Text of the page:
Marketing Automation tools integrate with other operational software and data silos to give the marketer a better picture of the customer, their preferences and their performance. Implementation though, needs to be planned with a greater picture in mind. As companies make steps toward CRM, Marketing Automation must fall into place along the way as opposed to becoming confused with the end strategy. It is critical that enterprises consider the place of marketing in planning their CRM efforts and it’s impact on data planning processes, just as technology should not be confused with strategy.


Where does Marketing Automation fit in a CRM system?


Marketing Automation is a key component in executing CRM strategies; along with Sales Force Automation (SFA) and Contact Center management. We cannot discuss Marketing Automation without acknowledging Customer Relationship Management, since the goals of both are reciprocal:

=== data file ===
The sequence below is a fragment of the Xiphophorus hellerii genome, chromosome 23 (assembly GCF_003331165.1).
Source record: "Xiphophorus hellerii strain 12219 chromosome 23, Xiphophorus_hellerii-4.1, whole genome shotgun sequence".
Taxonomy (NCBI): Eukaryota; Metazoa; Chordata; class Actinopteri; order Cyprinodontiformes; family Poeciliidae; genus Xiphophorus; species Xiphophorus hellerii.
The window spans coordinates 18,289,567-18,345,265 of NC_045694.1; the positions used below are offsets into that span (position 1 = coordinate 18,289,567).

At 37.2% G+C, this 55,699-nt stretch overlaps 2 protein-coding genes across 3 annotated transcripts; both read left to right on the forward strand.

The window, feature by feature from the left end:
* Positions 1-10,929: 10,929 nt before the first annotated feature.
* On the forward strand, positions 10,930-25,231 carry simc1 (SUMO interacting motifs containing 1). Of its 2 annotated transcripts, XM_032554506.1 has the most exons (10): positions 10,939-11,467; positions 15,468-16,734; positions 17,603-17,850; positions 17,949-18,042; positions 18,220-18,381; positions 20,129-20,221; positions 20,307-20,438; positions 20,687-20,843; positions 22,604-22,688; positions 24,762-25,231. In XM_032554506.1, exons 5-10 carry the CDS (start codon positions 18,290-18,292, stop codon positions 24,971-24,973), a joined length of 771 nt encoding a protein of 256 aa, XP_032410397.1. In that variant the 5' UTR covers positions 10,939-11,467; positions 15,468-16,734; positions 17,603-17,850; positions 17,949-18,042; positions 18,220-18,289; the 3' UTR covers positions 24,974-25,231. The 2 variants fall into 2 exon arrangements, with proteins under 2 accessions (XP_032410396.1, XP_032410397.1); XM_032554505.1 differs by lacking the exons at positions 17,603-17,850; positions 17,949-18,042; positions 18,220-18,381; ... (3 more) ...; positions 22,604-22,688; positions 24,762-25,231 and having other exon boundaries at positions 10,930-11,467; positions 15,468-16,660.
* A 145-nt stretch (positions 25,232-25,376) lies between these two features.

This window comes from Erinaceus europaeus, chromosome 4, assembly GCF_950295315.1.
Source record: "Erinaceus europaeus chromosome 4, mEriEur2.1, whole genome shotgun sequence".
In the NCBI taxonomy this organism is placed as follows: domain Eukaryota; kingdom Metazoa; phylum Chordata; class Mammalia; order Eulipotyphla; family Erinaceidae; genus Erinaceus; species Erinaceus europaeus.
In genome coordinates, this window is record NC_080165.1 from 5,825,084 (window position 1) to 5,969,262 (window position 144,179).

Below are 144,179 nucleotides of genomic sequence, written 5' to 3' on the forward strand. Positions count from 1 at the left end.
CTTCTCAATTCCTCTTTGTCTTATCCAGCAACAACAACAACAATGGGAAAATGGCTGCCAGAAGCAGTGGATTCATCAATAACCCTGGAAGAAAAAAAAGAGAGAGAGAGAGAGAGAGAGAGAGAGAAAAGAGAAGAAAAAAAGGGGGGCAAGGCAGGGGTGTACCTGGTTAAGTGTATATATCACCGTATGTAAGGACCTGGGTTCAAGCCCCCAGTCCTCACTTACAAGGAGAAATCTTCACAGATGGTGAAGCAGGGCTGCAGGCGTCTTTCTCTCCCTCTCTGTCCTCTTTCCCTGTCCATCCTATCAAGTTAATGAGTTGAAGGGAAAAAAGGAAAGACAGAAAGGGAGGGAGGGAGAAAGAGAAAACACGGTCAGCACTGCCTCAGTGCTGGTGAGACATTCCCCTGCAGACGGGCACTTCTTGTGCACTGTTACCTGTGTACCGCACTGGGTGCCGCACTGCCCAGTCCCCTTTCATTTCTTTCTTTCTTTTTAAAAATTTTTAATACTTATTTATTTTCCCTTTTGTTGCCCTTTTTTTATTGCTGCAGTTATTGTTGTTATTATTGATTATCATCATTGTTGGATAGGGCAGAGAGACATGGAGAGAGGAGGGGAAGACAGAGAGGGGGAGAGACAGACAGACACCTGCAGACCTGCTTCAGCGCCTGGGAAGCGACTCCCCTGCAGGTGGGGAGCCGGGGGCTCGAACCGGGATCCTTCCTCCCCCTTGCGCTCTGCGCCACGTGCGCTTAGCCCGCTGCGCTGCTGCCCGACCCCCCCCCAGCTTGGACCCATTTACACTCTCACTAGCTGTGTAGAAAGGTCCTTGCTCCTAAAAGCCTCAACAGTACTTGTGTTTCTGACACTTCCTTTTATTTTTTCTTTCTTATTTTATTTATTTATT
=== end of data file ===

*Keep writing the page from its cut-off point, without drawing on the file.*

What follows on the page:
• Maximize the value of the business to the customer and;
  • Maximize the value of each customer to the business


A few things that differentiate CRM and Database Marketing DBM focuses on programs and promotions instead of products or customers. DBM is marketing specific and uses channels such as direct mail and email to deliver promotional messages and measure their effectiveness. While CRM is not department or function-specific, it does span all customer interactions including sales, service and marketing. CRM utilizes all channels and media to turn the focus from the product to the customer.


What do Marketing Automation Tools do?


While there are no complete Marketing Automation tools today, suites of software work together to provide automation and robust functionality.